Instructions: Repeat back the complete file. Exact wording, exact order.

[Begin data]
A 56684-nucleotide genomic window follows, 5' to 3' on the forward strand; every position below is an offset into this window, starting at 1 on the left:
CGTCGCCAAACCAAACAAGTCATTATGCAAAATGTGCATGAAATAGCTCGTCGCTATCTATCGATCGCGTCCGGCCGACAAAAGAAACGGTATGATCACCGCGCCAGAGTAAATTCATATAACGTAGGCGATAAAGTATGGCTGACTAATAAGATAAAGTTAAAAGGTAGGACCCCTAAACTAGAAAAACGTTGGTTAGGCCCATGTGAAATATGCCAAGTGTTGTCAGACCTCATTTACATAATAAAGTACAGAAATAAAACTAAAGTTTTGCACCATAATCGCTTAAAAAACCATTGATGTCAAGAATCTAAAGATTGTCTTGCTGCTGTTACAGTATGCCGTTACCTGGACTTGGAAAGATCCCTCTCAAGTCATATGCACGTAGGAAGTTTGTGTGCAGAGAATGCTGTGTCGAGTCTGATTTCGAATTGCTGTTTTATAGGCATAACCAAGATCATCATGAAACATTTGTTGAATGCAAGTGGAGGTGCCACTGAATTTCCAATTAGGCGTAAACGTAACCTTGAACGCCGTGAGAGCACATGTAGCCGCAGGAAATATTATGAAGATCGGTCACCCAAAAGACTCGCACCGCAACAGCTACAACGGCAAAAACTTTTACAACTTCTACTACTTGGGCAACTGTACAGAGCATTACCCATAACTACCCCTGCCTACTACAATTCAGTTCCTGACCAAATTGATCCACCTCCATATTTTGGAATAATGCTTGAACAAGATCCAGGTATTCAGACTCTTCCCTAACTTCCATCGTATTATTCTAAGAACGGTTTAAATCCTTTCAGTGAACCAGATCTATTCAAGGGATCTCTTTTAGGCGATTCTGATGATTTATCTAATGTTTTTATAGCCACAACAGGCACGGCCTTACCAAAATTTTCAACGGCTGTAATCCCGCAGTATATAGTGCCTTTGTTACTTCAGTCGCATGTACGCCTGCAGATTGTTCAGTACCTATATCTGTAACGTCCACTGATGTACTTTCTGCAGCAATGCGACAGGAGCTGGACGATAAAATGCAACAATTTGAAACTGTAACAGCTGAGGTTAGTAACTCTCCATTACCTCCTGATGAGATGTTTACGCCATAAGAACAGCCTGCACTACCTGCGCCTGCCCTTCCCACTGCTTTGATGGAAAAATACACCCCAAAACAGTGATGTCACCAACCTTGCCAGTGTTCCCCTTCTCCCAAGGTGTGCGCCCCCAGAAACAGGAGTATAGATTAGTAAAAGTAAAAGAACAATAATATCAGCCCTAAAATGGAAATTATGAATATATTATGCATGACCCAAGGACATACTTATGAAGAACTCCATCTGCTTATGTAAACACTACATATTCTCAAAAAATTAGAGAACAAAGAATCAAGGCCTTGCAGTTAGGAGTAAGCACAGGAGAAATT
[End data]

A 56684-nucleotide genomic window follows, 5' to 3' on the forward strand; every position below is an offset into this window, starting at 1 on the left:
CGTCGCCAAACCAAACAAGTCATTATGCAAAATGTGCATGAAATAGCTCGTCGCTATCTATCGATCGCGTCCGGCCGACAAAAGAAACGGTATGATCACCGCGCCAGAGTAAATTCATATAACGTAGGCGATAAAGTATGGCTGACTAATAAGATAAAGTTAAAAGGTAGGACCCCTAAACTAGAAAAACGTTGGTTAGGCCCATGTGAAATATGCCAAGTGTTGTCAGACCTCATTTACATAATAAAGTACAGAAATAAAACTAAAGTTTTGCACCATAATCGCTTAAAAAACCATTGATGTCAAGAATCTAAAGATTGTCTTGCTGCTGTTACAGTATGCCGTTACCTGGACTTGGAAAGATCCCTCTCAAGTCATATGCACGTAGGAAGTTTGTGTGCAGAGAATGCTGTGTCGAGTCTGATTTCGAATTGCTGTTTTATAGGCATAACCAAGATCATCATGAAACATTTGTTGAATGCAAGTGGAGGTGCCACTGAATTTCCAATTAGGCGTAAACGTAACCTTGAACGCCGTGAGAGCACATGTAGCCGCAGGAAATATTATGAAGATCGGTCACCCAAAAGACTCGCACCGCAACAGCTACAACGGCAAAAACTTTTACAACTTCTACTACTTGGGCAACTGTACAGAGCATTACCCATAACTACCCCTGCCTACTACAATTCAGTTCCTGACCAAATTGATCCACCTCCATATTTTGGAATAATGCTTGAACAAGATCCAGGTATTCAGACTCTTCCCTAACTTCCATCGTATTATTCTAAGAACGGTTTAAATCCTTTCAGTGAACCAGATCTATTCAAGGGATCTCTTTTAGGCGATTCTGATGATTTATCTAATGTTTTTATAGCCACAACAGGCACGGCCTTACCAAAATTTTCAACGGCTGTAATCCCGCAGTATATAGTGCCTTTGTTACTTCAGTCGCATGTACGCCTGCAGATTGTTCAGTACCTATATCTGTAACGTCCACTGATGTACTTTCTGCAGCAATGCGACAGGAGCTGGACGATAAAATGCAACAATTTGAAACTGTAACAGCTGAGGTTAGTAACTCTCCATTACCTCCTGATGAGATGTTTACGCCATAAGAACAGCCTGCACTACCTGCGCCTGCCCTTCCCACTGCTTTGATGGAAAAATACACCCCAAAACAGTGATGTCACCAACCTTGCCAGTGTTCCCCTTCTCCCAAGGTGTGCGCCCCCAGAAACAGGAGTATAGATTAGTAAAAGTAAAAGAACAATAATATCAGCCCTAAAATGGAAATTATGAATATATTATGCATGACCCAAGGACATACTTATGAAGAACTCCATCTGCTTATGTAAACACTACATATTCTCAAAAAATTAGAGAACAAAGAATCAAGGCCTTGCAGTTAGGAGTAAGCACAGGAGAAATT